The Best Medicine for China’s Ailing Tendering System

The shift from government-fixed prices to free-market tendering

pills_webThe Chamber’s Pharmaceutical Working Group has long advocated the reform of China’s drug tendering process. Daniel Sellers, Business Manager at the European Chamber and manager of the Pharmaceutical Working Group in Shanghai, looks at some of the recent developments in this area. While there have been some general improvements, Sellers notes that there is still too much emphasis on price at the expense of quality.

This spring, China made a series of legislative and policy reforms to relax the administrative controls over drug prices that have been in place for more than a decade, and which relate to the majority of drugs sold in China. The reforms are aimed at creating a new system whereby drug prices are mainly determined as a result of market competition rather than set by the authorities. However, the way pharmaceutical companies set prices will still remain subject to the scrutiny of the PRC pricing authority under the Price Law and the Anti-Monopoly Law.

This milestone reform has been largely welcomed by foreign drug makers, at least in theory, as the higher quality of foreign originator drugs would be expected to justify higher prices under free market conditions; however, in practice, the inequalities of China’s provincial tendering system has undermined the reform’s effect.

Tendering has been evolving in China for 20 years now. First established during the 1990s, the process was originally handled by the purchasing departments of hospitals and medical institutions with support from local information technology players. This remained the status quo for about seven years, until the government stepped in to manage the process by establishing procurement platforms for each province.

This basic government purchasing model remained in place until 2010, when the double envelope system, adapted from Delhi, India, was introduced in Anhui Province and subsequently rolled out across China. The double envelope system is designed to allocate weight to competing tenders based on a technical quality evaluation (the first envelope), as well as price (the second envelope).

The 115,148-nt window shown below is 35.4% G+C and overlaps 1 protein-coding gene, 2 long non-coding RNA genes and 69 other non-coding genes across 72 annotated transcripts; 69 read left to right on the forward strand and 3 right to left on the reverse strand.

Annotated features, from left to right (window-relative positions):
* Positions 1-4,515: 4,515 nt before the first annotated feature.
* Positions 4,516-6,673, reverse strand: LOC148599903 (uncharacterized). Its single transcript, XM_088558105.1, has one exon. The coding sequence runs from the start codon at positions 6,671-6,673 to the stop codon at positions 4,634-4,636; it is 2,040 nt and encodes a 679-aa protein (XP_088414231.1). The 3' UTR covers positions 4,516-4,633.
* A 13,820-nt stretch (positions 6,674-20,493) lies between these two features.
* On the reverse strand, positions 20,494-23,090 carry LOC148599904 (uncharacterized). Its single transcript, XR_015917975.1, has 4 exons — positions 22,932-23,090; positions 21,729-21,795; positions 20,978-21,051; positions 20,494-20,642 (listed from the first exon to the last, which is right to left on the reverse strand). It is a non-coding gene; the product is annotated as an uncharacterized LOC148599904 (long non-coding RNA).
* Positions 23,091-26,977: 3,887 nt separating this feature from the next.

In China, in order to reach the end user and make a sale, pharmaceutical companies must first win a tender at the provincial or city level before being allowed to negotiate a procurement price with local hospitals and medical institutions. The problem faced by European pharmaceutical companies is that the first envelope has not been adequately designed and the threshold that defines quality remains unsuitably low, and therefore price, not quality, has become the principle criteria on which prospective tenders are evaluated. According to the European Chamber’s Pharmaceutical Working Group, this fixation on price in provincial tenders and procurements has placed its members at an innate disadvantage – they simply cannot be expected to compete on price with domestic manufacturers of inferior generic drugs. Aside from the obvious imbalance between European and local players, at the end of the day it is Chinese patients who suffer most from this situation as they are denied access to the best and most innovative treatments available.

During a recent Pharmaceutical Working Group meeting, Professor Hu Shanlian of Fudan University’s School of Public Health delivered his views on this topic and gave recommendations for the development of China’s drug tendering system.